|Description||The California Coastal Commission met in San Diego at the Wyndham San Diego Bayside Wednesday, Oct. 10 through Friday, Oct. 12. The meeting featured a busy agenda. Items addressed at the hearing included a public access enforcement order, an informational item for the Commission’s draft Environmental Justice Policy, an appeal to development at Hollister Ranch, a coastal access issues in La Jolla, a beach preservation issue in Solana Beach, the special event permit for Mavericks Challenge surf contest and an approval for after-the-fact development at the San Simeon Wastewater Treatment Plant. The meeting resulted in a record six vote charts.|
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|Batiquitos Lagoon Public Access Trail|| The Commission heard an enforcement action to resolve long-standing violations of more than 30 years related to the failure to construct a public access trail at a residential community in Carlsbad known as the Rosalena community. The community is situated on a blufftop on the north side of Batiquitos Lagoon. The trail will overlook the Batiquitos Lagoon Ecological Reserve, part of the state’s network of marine protected areas.
In addition to the trail, the Home Owners Association (HOA) will install benches, interpretive signage, delineate public parking spaces and will secure a public access easement over an adjacent property to increase the value of the Rosalena trail and link it with a larger network making it part of an interconnected network of trails.
Staff proposed a consent administrative penalty in addition to the consent cease and desist order. Staff reported that the current HOA board owners have been very cooperative and that they purchased their properties after the buildings were originally constructed. With that in mind staff, recommended an administrative fine of $540,000, which will go to the Batiquitos Lagoon Foundation to fund school programs and potential land acquisitions.
|La Jolla Public Access - Kretowicz|| The Coastal Commission reviewed a permit amendment to replace decorative paving currently within the City of La Jolla’s Princess Street public right-of-way with new granite porcelain tiles and signage identifying public access to the pocket beach.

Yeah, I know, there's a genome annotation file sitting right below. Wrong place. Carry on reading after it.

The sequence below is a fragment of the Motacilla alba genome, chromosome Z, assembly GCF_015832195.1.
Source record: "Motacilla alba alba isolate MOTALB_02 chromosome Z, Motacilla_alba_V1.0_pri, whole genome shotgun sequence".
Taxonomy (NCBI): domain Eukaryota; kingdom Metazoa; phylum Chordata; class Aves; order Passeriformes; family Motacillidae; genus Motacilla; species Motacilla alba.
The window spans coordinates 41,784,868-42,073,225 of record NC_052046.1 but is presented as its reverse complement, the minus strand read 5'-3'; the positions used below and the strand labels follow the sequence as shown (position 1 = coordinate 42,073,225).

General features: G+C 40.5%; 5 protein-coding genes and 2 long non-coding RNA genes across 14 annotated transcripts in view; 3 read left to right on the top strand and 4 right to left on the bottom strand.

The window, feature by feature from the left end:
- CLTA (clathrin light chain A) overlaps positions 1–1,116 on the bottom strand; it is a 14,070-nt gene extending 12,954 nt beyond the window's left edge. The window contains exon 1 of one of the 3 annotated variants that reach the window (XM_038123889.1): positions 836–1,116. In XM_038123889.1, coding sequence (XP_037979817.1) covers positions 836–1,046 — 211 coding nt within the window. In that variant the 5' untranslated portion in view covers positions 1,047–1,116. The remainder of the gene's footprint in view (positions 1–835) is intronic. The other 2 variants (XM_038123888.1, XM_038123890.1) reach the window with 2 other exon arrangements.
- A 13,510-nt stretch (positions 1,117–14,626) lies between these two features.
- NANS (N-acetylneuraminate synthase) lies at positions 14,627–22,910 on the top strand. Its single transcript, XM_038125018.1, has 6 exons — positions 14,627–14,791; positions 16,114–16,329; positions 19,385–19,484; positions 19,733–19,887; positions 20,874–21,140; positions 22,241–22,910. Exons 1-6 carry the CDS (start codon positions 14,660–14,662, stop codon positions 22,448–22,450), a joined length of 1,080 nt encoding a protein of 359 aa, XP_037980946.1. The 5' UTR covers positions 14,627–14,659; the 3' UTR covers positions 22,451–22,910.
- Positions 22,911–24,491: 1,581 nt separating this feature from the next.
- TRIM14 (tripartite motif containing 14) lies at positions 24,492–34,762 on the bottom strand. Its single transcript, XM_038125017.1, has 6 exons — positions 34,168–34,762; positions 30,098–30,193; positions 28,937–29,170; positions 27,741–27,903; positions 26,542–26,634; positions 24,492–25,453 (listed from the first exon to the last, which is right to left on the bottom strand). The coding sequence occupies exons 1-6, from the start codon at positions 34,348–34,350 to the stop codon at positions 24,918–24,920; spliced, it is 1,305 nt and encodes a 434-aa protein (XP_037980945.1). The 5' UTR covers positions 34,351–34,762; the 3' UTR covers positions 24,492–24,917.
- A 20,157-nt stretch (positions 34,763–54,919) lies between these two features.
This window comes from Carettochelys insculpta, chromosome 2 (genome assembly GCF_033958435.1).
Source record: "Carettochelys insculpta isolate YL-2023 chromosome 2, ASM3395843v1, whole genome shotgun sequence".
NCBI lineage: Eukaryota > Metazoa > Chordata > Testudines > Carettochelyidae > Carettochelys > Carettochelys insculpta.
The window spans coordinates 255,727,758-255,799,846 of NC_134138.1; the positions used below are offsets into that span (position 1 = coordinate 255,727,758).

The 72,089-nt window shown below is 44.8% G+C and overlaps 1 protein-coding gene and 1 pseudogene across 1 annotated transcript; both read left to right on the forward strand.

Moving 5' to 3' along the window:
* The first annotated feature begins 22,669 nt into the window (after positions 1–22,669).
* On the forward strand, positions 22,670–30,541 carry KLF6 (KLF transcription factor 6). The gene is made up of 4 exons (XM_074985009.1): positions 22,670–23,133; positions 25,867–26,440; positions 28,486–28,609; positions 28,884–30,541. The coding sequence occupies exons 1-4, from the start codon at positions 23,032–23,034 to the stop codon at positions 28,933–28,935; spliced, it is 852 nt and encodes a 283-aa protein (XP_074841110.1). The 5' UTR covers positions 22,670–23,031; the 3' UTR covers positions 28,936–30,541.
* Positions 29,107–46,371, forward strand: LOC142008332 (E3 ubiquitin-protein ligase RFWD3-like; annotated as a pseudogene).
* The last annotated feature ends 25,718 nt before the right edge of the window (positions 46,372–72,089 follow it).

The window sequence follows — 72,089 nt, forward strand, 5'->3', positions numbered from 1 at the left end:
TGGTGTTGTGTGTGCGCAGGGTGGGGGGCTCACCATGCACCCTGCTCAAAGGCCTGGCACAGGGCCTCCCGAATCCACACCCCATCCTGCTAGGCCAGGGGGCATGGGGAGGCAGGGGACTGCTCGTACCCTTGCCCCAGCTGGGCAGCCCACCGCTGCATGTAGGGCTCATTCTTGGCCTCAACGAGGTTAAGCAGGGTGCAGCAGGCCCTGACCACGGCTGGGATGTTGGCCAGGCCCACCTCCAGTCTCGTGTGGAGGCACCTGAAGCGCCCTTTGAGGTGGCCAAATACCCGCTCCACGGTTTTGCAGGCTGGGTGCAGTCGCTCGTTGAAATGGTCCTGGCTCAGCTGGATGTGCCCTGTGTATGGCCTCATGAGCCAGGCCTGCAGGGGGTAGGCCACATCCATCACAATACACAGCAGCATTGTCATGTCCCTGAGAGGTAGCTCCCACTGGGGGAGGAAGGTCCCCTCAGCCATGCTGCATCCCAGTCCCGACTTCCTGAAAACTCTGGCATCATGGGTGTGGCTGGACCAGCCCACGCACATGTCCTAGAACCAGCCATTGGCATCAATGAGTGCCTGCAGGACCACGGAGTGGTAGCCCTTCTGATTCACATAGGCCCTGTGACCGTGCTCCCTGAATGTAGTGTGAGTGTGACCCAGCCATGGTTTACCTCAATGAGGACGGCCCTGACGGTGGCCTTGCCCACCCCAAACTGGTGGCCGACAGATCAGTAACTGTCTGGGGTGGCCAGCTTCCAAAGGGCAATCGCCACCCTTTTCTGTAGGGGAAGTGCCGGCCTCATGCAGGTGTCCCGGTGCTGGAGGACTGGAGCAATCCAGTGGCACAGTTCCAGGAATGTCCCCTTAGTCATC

The existing paving material was originally placed in the Princess Street cul-de-sac public right-of-way without benefit of a coastal development permit (CDP), but it was subsequently approved after-the-fact by the Commission in a previous CDP amendment. The existing decorative pavement raises concerns that create the illusion of a private driveway and deter public access to the existing vertical easement and accessway.
The staff recommendation takes into account that decorative pavement was previously approved at this location. Special conditions include additional signage of the vertical accessway, street markings that help to indicate this area as a public right-of-way and a no parking sign within the cul-de-sac.
Additionally, there is an existing vertical access easement on the applicant’s property that starts next to the cul-de-sac and leads down to a public pocket beach, and a stairway to make this vertical access easier for the public to use is currently in the planning stages by a the Environmental Center of San Diego (ECO San Diego).
Commissioners voted 11-1 to approve the staff recommendation.
|Long Beach LCP Amendment - Demolish and Rebuild|| The City of Long Beach’s proposed LCP Amendment is a triennial general update. One of the primary proposed changes is the revision of the definitions of “demolish” and “rebuild.” These definitions provide a threshold at which demolition and reconstruction would result in the loss of rights to nonconforming uses and, therefore, be required to comply with current standards for public access, public view, and sensitive habitat protections and minimization of hazards. Coastal Commission staff’s suggested modifications to the definitions will ensure protections of coastal resources and minimize potential impacts of coastal hazards.